Open Crypto Audit Project TrueCrypt CS-TC-3 - Keyfile mixing is not cryptographically sound
TARGETS: Use of Keyfiles in TrueCrypt volume passwords
DESCRIPTION: TrueCrypt allows the use of Keyfiles that are included with the user's passphrase in the
derivation of the key used to unlock a volume. However, TrueCrypt does not mix the keyfile content
into the passphrase in a cryptographically sound manner.
A 64-byte buffer is constructed, initially zero, called the keypool that is used to hold the entropy
generated from the keyfiles. For each keyfile, a maximum of 1024 Kilobytes are read. A CRC (initially
0xFFFFFFFF and using the polynomial 0x04c11db7) is constructed, and for each byte in the file it is
updated. Each time the CRC is updated, its four bytes are individually added into the keypool, modulo
256, and advancing (so the first time it updates bytes 0-3, the second time 3-7, and so on, wrapping
around when it reaches 64.) The keypool output at the end of the first keyfile is used as the input
keypool for the second keyfile.
After all of the keyfiles are processed, each keypool byte is added (modulo 256) into the user's password
byte at that position. If the password is less than 64 bytes, the keypool byte in that position is used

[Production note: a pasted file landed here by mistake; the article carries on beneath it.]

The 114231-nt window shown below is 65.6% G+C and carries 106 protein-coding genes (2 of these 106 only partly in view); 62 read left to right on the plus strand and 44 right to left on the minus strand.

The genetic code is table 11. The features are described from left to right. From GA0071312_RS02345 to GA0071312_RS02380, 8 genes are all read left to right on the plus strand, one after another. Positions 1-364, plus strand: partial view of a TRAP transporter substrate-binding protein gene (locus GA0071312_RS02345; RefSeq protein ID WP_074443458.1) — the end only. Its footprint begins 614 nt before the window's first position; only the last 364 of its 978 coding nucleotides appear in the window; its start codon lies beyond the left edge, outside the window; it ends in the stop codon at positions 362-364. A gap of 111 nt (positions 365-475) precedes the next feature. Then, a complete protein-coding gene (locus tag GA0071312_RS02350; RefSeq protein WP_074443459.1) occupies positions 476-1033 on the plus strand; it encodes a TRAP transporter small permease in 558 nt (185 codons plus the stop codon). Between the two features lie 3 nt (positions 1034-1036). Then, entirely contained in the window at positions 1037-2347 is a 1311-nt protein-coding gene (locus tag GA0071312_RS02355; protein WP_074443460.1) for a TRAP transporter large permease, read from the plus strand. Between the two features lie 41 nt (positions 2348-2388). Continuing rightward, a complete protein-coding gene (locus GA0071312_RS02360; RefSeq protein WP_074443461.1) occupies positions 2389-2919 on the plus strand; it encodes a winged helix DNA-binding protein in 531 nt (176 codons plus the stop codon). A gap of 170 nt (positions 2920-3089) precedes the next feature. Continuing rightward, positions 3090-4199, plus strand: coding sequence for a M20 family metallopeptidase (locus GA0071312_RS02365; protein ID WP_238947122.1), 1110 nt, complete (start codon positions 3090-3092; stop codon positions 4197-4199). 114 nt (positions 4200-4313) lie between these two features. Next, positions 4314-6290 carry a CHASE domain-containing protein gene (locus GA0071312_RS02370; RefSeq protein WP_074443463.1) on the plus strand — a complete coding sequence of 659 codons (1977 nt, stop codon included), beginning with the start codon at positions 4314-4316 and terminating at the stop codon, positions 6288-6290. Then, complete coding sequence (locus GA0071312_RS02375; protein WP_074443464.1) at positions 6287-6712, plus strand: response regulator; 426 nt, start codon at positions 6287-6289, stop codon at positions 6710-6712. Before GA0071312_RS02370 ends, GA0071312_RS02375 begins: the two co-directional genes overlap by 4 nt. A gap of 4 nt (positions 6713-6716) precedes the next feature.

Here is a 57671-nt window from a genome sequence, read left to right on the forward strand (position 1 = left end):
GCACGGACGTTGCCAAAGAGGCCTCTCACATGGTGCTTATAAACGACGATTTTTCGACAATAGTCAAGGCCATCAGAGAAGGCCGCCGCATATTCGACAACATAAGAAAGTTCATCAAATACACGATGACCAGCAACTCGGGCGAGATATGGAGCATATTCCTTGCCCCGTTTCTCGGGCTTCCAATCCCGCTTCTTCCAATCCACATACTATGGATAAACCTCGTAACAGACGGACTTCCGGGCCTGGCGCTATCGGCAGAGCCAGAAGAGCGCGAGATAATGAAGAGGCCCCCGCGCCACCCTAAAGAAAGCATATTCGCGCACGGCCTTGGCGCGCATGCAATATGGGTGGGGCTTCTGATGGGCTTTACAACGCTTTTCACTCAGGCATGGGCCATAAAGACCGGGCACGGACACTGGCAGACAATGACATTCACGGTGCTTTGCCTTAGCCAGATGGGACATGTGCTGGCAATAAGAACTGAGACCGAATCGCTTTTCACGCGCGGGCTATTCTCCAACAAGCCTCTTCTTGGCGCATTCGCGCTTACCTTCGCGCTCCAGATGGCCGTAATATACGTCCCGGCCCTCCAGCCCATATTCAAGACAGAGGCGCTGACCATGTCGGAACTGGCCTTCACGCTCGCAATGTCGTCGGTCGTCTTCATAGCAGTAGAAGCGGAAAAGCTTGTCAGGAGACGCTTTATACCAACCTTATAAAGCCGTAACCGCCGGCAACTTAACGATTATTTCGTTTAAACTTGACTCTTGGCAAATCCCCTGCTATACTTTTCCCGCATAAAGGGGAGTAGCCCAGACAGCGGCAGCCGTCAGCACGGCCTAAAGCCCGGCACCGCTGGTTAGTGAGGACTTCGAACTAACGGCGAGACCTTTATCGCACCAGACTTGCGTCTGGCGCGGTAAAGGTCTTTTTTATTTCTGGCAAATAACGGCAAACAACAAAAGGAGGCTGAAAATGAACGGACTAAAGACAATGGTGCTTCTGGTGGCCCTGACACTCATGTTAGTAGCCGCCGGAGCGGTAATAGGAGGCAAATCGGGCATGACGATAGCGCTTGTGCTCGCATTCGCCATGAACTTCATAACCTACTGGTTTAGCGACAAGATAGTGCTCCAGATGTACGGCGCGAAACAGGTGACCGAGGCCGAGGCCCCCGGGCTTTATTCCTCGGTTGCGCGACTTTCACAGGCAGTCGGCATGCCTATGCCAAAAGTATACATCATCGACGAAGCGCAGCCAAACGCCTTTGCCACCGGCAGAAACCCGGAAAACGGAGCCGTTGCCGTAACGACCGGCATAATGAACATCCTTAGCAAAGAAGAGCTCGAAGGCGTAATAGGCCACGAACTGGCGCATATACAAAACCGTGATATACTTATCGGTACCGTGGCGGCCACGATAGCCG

The use of CRC in this way is not cryptographically sound. When mixing entropy from multiple
sources, an attacker who controls one source of entropy should not be able to fully negate or manipulate
the other sources, even if the attacker is aware of what the other data is. [A previous example [https://defuse.ca/files2/poc/pocorgtfo03.pdf] demonstrating this flaw is a backdoor in the RDRAND instruction on older Linux kernels.] The use of a cryptographic
hash function is the correct way to mix entropy together – assuming the hash function is unbroken,
the best attack able to be mounted is a brute-force search for an input that, when combined with the
uncontrolled input, yields a desirable output.
In the current implementation an attacker is able to calculate the resulting keypool following the
uncontrolled keyfiles, and then (because of the use of CRC) calculate a keyfile that will entirely negate
the established pool. If an attacker manipulates the keypool to be all 0x00, it will be as if no keyfiles
were used at all.
Recommendation: Use a cryptographic hash function (possibly in an HMAC construction) to prevent
an attacker from manipulating a keyfile that could be used to negate the use of other keyfiles. When
using novel cryptographic techniques, clearly document the design of the approach in a separate
document and encourage review by the professional and academic community.
Note: After completing the review and documenting this bug, CS was alerted to its previous discovery
by the Ubuntu Privacy Remix Team in 2011 [https://www.privacy-cd.org/downloads/truecrypt_7.0a-analysis-en.pdf].